In addition, spiral-shaped voltage divider housings with big-small alternating shed configurations do not seem ideal when it comes to inhibiting rapid increases in surface leakage currents. This is because, should hydrophobicity be reduced or lost, water on the sheds can more easily flow down along the spiral surface and accelerate formation of a full film of moisture.
The geometry of the composite bushings on faulted voltage dividers was basically the same as that of the porcelain bushings used on DC voltage dividers at the Gezhouba Station that never flashed over (even though they did experience minor discharge phenomena on their surface). The explanation here may be that while the composite housing has alternating sheds with spiral structure, the alternating big-small sheds on the porcelain bushing are concentric.
By contrast, the reason that the porcelain-housed DC voltage divider at the Tianshenqiao Station experienced flashover during rain was that the geometry of its sheds was poorly designed. In this case, the spacing between the large sheds was 65 mm while width of sheds was 65 mm to 70 mm, meaning a ratio of close to 1. Moreover, the difference in the widths of the small and big sheds was just 20 mm. A DC arc is more stable than an AC arc and therefore any arc-shortening phenomenon between sheds becomes more serious since it reduces effective utilization of the entire creepage.
It has been found that the pollution and rain flashover performance of any DC device that has relatively small shed separation distances on its external insulation can be improved by installing silicone rubber booster sheds. These not only control shorting of adjacent sheds by an arc but also improve the condition of the insulation when wetted. Utilization rate of the creepage distance is improved as well.
Classification of Alternative Flashover Countermeasures
China’s Electric Power Research Institute analyzed localized arc generation and its impact on various configurations and types of external insulation on DC devices experiencing different forms of discharge (i.e. severe, moderate and slight).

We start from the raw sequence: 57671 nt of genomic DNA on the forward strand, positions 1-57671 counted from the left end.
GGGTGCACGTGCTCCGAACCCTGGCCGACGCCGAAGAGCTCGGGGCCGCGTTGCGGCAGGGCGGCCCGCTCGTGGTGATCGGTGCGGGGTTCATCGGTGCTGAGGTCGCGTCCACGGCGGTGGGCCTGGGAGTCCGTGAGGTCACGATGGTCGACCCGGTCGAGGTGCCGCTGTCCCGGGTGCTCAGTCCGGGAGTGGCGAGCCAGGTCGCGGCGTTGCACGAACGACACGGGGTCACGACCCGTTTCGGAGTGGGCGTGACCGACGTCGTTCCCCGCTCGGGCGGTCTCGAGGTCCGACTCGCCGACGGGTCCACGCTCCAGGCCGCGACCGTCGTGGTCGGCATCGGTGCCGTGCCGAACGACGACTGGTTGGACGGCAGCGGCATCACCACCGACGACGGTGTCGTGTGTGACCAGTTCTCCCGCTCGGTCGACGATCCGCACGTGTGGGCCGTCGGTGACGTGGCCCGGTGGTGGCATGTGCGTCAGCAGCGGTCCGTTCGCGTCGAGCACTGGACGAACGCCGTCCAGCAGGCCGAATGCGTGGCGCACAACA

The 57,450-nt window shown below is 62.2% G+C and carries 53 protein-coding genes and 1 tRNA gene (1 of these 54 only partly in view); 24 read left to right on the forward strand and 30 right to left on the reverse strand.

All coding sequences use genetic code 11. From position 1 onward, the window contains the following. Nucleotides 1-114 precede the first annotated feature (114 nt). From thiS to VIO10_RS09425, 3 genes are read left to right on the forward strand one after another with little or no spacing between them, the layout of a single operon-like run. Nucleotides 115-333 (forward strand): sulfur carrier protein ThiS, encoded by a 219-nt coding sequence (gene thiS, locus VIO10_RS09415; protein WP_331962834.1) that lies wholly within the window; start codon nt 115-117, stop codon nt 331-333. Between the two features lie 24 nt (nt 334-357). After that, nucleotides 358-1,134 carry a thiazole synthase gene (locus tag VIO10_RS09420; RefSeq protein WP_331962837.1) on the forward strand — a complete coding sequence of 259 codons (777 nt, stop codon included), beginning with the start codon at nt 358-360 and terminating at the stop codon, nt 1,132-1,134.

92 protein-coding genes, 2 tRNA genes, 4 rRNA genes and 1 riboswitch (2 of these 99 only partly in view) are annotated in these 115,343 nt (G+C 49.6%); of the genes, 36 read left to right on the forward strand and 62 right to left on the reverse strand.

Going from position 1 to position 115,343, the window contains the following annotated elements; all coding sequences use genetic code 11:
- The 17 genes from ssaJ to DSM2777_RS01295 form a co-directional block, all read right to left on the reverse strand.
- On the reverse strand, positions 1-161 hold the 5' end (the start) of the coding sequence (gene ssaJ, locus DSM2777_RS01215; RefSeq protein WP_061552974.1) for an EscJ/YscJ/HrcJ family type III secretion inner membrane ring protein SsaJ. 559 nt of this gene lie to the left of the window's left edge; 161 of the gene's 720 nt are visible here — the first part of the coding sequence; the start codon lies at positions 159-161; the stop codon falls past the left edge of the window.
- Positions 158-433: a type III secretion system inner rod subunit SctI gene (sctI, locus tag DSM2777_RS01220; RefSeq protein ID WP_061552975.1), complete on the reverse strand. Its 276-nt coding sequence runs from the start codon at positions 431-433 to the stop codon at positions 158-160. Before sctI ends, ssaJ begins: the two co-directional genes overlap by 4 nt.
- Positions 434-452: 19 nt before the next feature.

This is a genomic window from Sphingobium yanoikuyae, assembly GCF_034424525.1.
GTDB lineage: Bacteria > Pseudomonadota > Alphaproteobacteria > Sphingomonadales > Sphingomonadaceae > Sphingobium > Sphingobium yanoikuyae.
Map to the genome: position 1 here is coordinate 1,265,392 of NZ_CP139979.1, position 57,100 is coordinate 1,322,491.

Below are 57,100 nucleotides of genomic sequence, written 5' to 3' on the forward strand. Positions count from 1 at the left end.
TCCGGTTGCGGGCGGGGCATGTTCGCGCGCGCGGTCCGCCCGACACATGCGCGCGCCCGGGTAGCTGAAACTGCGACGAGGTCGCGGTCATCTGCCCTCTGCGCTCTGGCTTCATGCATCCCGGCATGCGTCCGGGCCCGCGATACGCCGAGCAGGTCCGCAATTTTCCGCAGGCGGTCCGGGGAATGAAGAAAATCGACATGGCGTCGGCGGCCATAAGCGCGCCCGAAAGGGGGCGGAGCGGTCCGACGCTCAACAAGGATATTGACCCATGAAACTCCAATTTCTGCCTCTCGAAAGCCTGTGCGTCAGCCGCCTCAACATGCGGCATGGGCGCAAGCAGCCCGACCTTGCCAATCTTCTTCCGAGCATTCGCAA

The goal was to facilitate evaluation of discharge phenomena under various wetting conditions such as fog, rain, snow and ice as well as to judge the comparative reliability of different insulation based on field and laboratory experience. At the same time, this analysis would assist classifying the most appropriate countermeasures to deal with discharges in each case (see Table 4).
Based on the existing operating situation at each converter station studied, discharges in the DC field during fog or rainy weather were either partial arcs along the surface of the external insulation or corona discharges at the insulator fittings. Different countermeasures are appropriate to deal with such problems. For example, equipment should be taken out of service and either coated with RTV silicone or have booster sheds added if experiencing level II or level III discharges. Moreover, if there are corona discharges, better grading should be installed to improve field distribution and reduce or eliminate such phenomena.
At the same time, there should be greater monitoring of silicone composite bushings as well as of the hydrophobicity on the surface of RTV coatings at a converter station. In particular, it is important to inspect for any sustained loss of hydrophobicity during several days of consecutive humid conditions as well as the rate of hydrophobicity recovery once the weather improves. It is also recommended to test for hydrophobicity changes due to the existing surface pollution layer and prevailing weather conditions, with measurements best carried out when there are several days of continuous sun. The ideal interval between recoating with RTV silicone should be determined according to the station’s specific operating environment. The surface of composite external insulation does not normally need to be cleaned or washed since this can result in short-term damage to the hydrophobicity of the silicone rubber material. The only exception is when the pollution layer has become so thick that the low molecular weight species in the bulk rubber that are responsible for transfer of hydrophobicity can no longer effectively migrate to the surface.
At the end of 2012, China had already built ten ±500 kV point-to- point DC transmission circuits, transporting a total capacity of 28,800MW. These ±500 kV transmission lines have now taken on an important role in interconnecting the country’s regional power grids.
Typical external insulation failures of DC dividers at ±500 kV converter stations include flashover of both composite and porcelain bushings, typically occurring under severe wet weather such as fog, sleet or heavy rain. The main causes of failures on potential transformers have been found to be inadequate external insulation configuration, reduction or loss of surface hydrophobicity of the composite housing and design defects in the equipment.
The main measures to improve the level of external insulation in such cases have been found to include adding a coating of RTV silicone to the porcelain or to the composite insulators as well as installing booster sheds. Periodic monitoring of surface hydrophobicity of the silicone housing or of the RTV coating should also be increased. Problems due to inappropriate grading ring design and/or shed geometry should be identified and solved as quickly as possible.
Discharges affecting equipment in the DC field of converter stations can fall into one of three classifications: severe, moderate or slight, and different measures are required to deal with each. Ideally, equipment should be coated with RTV material or have booster sheds added should either level II or level III discharges be present.